Support Hyperallergic’s independent arts journalism.
Those art lovers who either lived in or happened to be passing through New York in early 2007 will no doubt remember Doug Aitken’s Sleepwalkers. The installation projected eight moving-picture images onto the exterior walls of the Museum of Modern Art (c0-produced with Creative Time) every night for nearly a month. The film itself followed five different characters, all New Yorkers, throughout the course of an evening, but there was no dialogue and narrative, and the images would shift and switch places at MoMA. Seeing the actors’ faces, their movements and experiences, as well as Aitken’s artful, evocative shots of their surroundings, projected onto the facade of the museum was mesmerizing. Aitken is clearly interested in the way art interacts with the world: Sleepwalkers is partly about the ever-shifting place at which the concrete world dissolves into geometric abstraction, and then resolves and re-forms. These visual ideas were echoed in the architecture of MoMA, and the effect was transporting. It was a must-see art event before there were quite so many of them around town.
Packaging all that magic, and hopefully re-creating some of it, is a difficult task. But it’s one that Aitken, Princeton Architectural Press and DFA Records have attempted — not with your run-of-the-mill art book, mind you, but with a box. Which is beautiful, and fun to open and unpack. (It’s like Hanukkah in here!) Included in said box are: a double-sided poster of artwork by Aitken; a record (vinyl) of a sort of soundtrack to Sleepwalkers, which has mostly psychedelic electronica songs by the band Broadcast, as well as live recordings of Aitken’s hilarious opera “The Handle Comes Up, the Hammer Comes Down” and subway drummers; a collage-y, large-format “visual diary” with sketches and photos related to the making of Sleepwalkers; two flipbooks with images from the film; a CD that replicates the LP, for those of us without record players; and a DVD that features both a linear cut of Sleepwalkers made especially for the box and an installation video of the film as it was shown on the side of MoMA.
The meat of the box is really the DVD. The big, 96-page “visual diary” should theoretically be exciting, too, and it sort of is, but it’s mostly comprised of stills from the film and inspirational photos, which, although they’re laid out quite nicely, lack the power of the film itself (which you can see two ways on the DVD). There are also writings by Aitken, short texts sketching out characters and scenarios. These are occasionally evocative but mostly simplistic and/or melodramatic: “Outside, the helicopter circles over and over. It doesn’t matter anymore what it’s chasing or searching for. It’s the sound, only the sound that is important.”
The DVD is where things get good, as you can watch a made-for-your-TV-or-computer version of Sleepwalkers or relive the MoMA experience. The former isn’t as transporting as the original, but Aitken has added new characters since MoMA, some non–New Yorkers, allowing us to see a broadened version of his vision of the world. He’s done a thoughtful job adapting a nonlinear, non-narrative film to viewing circumstances that usually don’t favor such open-endedness, and the roughly 12-minute cut is definitely a welcome and immersive introduction for those who missed it at MoMA. But make sure to watch the MoMA installation film afterwards — it echoes Aitken’s comments, in an interview printed in the visual diary, that he wanted “to find a way to transport architecture into a realm where it becomes very fluid.” It reminds you that Sleepwalkers is (or was) best experienced on, rather than in, a box.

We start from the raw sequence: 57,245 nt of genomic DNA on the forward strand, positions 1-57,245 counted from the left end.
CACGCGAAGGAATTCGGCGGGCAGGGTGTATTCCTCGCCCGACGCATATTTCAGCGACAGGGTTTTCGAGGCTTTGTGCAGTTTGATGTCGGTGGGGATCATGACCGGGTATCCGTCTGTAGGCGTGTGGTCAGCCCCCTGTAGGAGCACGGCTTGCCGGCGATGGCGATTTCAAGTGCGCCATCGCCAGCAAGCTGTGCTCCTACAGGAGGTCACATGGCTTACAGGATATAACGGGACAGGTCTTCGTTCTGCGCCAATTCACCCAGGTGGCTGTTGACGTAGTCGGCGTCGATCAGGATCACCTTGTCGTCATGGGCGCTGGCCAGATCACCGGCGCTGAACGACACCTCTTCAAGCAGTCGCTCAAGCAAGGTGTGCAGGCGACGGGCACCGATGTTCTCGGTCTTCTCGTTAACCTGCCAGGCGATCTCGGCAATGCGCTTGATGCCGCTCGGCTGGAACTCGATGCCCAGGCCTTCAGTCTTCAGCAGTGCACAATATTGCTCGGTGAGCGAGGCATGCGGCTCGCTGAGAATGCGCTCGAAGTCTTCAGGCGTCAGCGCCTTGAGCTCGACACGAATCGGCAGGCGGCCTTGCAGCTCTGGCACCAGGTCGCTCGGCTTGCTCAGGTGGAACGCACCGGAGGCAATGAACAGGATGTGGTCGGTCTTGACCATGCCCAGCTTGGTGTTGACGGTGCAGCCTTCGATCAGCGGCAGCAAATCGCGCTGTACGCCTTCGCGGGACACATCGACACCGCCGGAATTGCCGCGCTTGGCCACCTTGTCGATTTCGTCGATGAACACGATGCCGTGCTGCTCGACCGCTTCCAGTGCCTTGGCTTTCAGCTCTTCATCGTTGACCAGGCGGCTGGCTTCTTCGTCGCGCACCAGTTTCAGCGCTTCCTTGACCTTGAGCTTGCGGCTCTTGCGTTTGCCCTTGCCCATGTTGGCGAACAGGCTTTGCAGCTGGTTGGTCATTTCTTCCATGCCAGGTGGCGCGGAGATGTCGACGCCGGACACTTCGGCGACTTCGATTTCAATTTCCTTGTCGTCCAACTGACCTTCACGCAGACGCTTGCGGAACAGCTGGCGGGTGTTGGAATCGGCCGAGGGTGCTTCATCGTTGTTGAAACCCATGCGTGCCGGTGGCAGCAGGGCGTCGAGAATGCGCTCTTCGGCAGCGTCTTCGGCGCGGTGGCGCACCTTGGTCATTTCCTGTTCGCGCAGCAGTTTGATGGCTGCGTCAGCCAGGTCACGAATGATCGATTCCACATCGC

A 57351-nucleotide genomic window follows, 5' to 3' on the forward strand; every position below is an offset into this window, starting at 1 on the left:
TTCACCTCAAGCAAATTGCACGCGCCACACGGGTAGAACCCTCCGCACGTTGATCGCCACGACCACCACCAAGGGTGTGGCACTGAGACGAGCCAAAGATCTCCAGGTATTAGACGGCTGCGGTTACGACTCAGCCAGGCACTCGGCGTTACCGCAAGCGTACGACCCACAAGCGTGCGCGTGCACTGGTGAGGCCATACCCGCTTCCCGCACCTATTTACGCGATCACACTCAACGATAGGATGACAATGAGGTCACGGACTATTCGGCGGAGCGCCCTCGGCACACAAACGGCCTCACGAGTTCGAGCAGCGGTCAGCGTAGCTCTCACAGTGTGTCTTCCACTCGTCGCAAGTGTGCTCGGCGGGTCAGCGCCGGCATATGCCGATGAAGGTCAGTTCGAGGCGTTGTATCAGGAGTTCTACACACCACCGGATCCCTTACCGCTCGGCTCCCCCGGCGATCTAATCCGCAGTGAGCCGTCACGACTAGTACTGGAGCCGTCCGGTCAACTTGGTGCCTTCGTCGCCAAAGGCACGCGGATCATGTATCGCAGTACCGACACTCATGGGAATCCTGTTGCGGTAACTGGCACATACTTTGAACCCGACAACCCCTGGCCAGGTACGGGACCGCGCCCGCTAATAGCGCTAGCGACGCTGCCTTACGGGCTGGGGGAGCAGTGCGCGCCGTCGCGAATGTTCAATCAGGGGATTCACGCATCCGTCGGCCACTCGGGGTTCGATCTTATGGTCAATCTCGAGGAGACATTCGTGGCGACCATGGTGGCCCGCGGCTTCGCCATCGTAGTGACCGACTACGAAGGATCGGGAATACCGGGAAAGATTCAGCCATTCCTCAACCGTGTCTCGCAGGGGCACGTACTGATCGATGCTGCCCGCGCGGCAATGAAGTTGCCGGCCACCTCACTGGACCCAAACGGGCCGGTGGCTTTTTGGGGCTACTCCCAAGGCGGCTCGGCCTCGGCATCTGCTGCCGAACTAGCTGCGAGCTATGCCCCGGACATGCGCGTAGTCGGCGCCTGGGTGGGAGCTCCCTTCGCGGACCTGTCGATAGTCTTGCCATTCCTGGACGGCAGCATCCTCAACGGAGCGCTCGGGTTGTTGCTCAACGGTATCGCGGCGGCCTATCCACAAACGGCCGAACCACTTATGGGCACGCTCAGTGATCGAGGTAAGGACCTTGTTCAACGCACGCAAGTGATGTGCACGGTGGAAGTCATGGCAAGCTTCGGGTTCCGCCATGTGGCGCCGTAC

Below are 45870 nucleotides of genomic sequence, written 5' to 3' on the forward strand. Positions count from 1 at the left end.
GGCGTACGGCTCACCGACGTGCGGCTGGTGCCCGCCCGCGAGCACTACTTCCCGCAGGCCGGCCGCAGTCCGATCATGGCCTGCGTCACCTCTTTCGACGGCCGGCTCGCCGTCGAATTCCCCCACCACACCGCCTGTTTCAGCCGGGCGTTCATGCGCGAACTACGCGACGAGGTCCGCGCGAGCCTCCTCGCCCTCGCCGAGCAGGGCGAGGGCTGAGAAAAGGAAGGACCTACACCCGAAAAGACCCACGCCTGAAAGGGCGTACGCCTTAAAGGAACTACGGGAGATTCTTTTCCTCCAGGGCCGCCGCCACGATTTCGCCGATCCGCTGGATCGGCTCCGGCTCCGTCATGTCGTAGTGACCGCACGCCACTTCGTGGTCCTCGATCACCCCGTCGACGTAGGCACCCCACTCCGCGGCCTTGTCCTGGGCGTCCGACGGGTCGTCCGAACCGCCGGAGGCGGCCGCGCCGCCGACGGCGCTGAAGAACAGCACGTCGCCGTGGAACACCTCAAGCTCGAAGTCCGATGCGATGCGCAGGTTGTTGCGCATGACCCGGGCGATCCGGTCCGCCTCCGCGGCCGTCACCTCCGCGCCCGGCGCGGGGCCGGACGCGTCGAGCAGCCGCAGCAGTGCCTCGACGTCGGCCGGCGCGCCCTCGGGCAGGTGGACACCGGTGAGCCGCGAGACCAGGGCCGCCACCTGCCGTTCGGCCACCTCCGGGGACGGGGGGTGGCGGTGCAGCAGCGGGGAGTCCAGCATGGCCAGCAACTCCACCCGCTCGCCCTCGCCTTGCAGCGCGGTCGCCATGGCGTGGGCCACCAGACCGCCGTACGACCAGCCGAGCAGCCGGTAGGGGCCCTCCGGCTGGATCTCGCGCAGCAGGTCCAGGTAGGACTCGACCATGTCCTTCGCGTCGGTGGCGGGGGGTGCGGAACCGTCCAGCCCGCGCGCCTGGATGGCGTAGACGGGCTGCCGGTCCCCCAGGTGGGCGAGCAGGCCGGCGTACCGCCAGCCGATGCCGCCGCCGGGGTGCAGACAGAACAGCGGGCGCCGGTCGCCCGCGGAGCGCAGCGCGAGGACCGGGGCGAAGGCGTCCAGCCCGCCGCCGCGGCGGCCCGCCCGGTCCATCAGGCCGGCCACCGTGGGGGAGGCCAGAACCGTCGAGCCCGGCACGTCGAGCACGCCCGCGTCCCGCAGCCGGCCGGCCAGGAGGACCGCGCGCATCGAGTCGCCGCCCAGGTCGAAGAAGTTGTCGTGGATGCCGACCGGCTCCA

The Sleepwalkers Box is available from Princeton Architectural Press and other online booksellers.
In a world delighted and entertained by displays of material excess, Diane Simpson shows that there is another possibility.
The animal carcass sculptures are gruesome yet their materials — the artist’s own discarded clothing — lend them some gentleness.
View work by over 40 experimental artists and collectives from throughout the Americas who contributed to New York’s art scene during the 1960s and ’70s.
Mr. Bernatowicz, in your introductory text you talk about the need for honesty, the disease of hypocrisy, overreaching governments. You do not fulfill a single one of your own ideals.
The biggest problem with turning Dune into a film is that the book appears increasingly derivative of generic sci-fi tropes.
This exhibition explores how images of the human body were used to provoke profound physical and emotional responses in viewers from the 15th through 18th centuries.
Ed Roberson’s motorcycle ride from Pittsburgh to the Pacific is a quest-romance, an exploration of American culture and American mythology.
The collaborative handmade paper- and printmaking center at the Pennsylvania Academy of the Fine Arts publishes new works by Liz Collins and Sarah McEneaney.
The legendary performer amassed a collection of about 10,000 rare books, posters, and artwork about all things esoteric.
The proceeds will benefit the BDC’s community-centered initiatives and exhibitions.